I did hear witnesses state about a tire popping!, with too much speed, the lift dump wouldn't engage, meaning no thrust attentuators, heavy braking could explain a blown tire, and I hear once the brakes on a Cj heat up - they don't work so well.

There is a CVR, so that should help clear up a lot, they landed just as the sun was setting - so they would have had the full glare of the California sun directly in their faces which wouldn't help.

There was also several pilot witnesses - so eventually it'll all be explained - sadly it's the 4 Citation to run off a California runway in recent years, 3 with fatalities - all with owner/pilots.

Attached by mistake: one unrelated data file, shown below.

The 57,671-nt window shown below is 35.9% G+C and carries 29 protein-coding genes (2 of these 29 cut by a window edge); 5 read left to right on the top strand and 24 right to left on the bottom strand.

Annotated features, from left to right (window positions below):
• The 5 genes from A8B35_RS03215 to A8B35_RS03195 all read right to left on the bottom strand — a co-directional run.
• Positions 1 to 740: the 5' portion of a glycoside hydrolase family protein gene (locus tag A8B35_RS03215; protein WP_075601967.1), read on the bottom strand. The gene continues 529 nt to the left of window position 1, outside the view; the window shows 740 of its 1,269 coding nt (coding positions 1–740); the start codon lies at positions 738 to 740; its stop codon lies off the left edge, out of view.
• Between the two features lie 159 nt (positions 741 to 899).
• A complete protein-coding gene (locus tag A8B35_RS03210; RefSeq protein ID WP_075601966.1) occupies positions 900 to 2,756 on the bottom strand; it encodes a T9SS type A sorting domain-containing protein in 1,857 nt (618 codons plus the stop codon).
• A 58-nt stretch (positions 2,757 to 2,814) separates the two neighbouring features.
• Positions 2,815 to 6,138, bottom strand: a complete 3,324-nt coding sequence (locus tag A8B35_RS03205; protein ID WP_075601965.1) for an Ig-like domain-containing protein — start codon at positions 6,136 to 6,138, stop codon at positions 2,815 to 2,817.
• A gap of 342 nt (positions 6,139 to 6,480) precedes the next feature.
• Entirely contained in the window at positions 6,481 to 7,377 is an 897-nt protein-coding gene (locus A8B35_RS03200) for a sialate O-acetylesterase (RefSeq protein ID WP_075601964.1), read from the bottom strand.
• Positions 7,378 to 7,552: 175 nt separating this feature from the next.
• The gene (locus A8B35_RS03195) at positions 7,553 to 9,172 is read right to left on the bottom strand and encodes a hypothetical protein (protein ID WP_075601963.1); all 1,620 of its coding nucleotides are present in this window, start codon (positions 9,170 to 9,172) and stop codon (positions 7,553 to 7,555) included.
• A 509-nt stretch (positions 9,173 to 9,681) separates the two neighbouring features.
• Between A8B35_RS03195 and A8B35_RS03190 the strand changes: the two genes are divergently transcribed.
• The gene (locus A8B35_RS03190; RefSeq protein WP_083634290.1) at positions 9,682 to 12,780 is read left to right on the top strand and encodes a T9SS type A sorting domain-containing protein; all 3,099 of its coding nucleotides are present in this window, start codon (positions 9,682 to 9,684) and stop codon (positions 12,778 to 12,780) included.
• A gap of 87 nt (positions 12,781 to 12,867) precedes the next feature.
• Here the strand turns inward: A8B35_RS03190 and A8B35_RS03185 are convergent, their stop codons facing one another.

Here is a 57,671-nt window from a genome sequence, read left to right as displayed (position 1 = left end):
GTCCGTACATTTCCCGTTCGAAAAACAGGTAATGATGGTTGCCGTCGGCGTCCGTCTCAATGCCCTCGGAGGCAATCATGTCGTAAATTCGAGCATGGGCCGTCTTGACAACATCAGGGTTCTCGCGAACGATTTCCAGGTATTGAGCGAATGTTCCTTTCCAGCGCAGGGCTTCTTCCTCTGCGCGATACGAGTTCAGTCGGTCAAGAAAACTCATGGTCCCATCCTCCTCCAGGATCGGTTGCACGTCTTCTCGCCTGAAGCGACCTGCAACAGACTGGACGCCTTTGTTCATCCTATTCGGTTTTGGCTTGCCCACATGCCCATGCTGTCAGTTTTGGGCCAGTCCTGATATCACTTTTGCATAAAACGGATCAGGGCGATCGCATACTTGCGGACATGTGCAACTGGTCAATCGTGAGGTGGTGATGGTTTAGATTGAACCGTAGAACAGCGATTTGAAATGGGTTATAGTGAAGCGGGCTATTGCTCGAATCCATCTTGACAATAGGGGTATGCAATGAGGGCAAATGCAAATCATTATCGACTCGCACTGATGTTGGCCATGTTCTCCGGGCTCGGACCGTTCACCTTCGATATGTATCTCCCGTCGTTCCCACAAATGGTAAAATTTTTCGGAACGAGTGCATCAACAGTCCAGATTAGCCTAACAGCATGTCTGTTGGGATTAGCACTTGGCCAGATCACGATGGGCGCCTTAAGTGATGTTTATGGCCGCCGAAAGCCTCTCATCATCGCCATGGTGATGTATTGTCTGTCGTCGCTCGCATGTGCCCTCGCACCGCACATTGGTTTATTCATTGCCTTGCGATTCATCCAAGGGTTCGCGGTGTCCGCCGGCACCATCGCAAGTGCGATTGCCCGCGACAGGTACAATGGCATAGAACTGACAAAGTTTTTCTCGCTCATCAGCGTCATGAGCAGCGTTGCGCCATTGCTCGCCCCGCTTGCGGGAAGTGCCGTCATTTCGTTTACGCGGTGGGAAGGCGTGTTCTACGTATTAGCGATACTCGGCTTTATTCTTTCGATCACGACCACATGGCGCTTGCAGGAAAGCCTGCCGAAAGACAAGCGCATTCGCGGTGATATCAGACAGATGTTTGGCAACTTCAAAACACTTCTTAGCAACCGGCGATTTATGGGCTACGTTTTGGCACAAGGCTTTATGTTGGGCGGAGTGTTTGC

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PostPosted: Thu Oct 24, 2013 9:43 am 
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NTSB Identification: WPR13FA430
14 CFR Part 91: General Aviation
Accident occurred Sunday, September 29, 2013 in Santa Monica, CA
Aircraft: CESSNA 525A, registration: N194SJ
Injuries: 4 Fatal.

This is preliminary information, subject to change, and may contain errors. Any errors in this report will be corrected when the final report has been completed. NTSB investigators either traveled in support of this investigation or conducted a significant amount of investigative work without any travel, and used data obtained from various sources to prepare this aircraft accident report.